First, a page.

For High-Definition, Click
The treatment of patients with renal cell carcinoma (RCC) remained essentially unchanged between the 1980's and the early 2000's, explains Nicholas J. Vogelzang, MD. At this point, sorafenib and sunitinib gained FDA approval followed by an onslaught of other TKIs and mTOR inhibitors. Following this explosion of new therapies, clinical trials began to assess optimal therapeutic sequences and dosing strategies, with some success, notes Vogelzang.
Now, in a similar explosion of treatments, the PD-1 and PD-L1 inhibitors are beginning to show promise as treatments for patients with RCC, explains Vogelzang. Moreover, these agents could potentially be combined or given sequentially with established TKIs, further enhancing outcomes.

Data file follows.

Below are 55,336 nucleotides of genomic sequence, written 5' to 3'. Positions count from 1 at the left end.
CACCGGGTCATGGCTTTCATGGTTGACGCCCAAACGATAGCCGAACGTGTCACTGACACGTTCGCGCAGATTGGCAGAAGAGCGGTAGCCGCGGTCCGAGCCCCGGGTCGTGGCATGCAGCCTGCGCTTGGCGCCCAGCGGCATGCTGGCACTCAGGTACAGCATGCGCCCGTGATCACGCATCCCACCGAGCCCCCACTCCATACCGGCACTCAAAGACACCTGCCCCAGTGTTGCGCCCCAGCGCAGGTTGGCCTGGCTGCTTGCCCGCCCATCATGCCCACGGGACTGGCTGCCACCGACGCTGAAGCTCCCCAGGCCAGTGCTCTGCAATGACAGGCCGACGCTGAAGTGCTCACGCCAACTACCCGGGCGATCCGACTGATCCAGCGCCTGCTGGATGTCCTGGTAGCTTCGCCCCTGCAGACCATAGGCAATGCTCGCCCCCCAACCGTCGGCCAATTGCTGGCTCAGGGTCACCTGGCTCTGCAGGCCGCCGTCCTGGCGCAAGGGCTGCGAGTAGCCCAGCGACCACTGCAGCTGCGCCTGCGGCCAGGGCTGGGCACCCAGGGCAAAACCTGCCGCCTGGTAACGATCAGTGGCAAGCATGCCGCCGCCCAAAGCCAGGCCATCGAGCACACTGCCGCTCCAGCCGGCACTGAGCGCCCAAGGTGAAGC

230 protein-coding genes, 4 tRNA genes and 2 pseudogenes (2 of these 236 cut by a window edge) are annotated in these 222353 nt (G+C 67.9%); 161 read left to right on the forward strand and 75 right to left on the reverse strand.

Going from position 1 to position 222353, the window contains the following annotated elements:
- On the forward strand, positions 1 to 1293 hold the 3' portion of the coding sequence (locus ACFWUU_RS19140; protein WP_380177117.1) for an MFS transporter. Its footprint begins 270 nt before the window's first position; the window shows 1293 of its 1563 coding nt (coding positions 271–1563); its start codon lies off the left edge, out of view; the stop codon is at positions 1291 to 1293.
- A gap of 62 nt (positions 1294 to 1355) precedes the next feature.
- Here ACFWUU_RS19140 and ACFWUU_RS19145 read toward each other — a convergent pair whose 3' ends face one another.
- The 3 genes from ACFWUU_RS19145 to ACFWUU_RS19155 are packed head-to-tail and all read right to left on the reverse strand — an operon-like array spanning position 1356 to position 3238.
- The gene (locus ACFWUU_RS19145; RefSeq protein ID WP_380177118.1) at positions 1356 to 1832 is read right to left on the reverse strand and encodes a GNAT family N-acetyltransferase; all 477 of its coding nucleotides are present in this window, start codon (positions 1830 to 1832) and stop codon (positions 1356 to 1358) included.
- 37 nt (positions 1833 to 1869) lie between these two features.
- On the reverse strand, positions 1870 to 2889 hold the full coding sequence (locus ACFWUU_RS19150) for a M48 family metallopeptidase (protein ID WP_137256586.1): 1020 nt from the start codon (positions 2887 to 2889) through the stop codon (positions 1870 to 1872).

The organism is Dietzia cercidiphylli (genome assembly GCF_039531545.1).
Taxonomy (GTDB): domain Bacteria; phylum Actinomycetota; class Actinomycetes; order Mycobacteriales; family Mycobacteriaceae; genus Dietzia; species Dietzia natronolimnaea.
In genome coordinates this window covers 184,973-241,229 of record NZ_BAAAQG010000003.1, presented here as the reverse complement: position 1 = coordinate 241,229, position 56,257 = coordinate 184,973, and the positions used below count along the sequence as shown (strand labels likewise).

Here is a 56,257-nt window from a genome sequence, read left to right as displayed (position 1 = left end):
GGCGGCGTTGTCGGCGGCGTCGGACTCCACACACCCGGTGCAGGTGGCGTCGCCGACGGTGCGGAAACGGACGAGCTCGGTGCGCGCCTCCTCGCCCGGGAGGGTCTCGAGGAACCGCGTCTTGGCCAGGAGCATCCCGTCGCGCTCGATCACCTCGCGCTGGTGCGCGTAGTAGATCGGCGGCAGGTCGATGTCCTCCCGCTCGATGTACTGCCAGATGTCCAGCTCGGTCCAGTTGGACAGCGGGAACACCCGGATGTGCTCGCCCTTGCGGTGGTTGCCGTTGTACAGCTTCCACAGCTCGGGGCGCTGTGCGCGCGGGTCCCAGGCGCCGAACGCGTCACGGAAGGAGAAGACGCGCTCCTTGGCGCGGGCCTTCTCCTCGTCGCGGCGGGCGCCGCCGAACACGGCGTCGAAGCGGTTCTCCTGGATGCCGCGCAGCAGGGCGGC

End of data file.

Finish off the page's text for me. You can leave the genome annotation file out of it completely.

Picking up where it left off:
The next challenge in the treatment of RCC will be the determination of where all of these agents fit together in the treatment paradigm, notes Vogelzang. TKIs have been explored in the adjuvant setting, with limited success; however, immunotherapy could have a role in this setting. To address this, clinical trials have been established to explore the immune checkpoint inhibitors as adjuvant therapies for patients with RCC, Vogelzang states.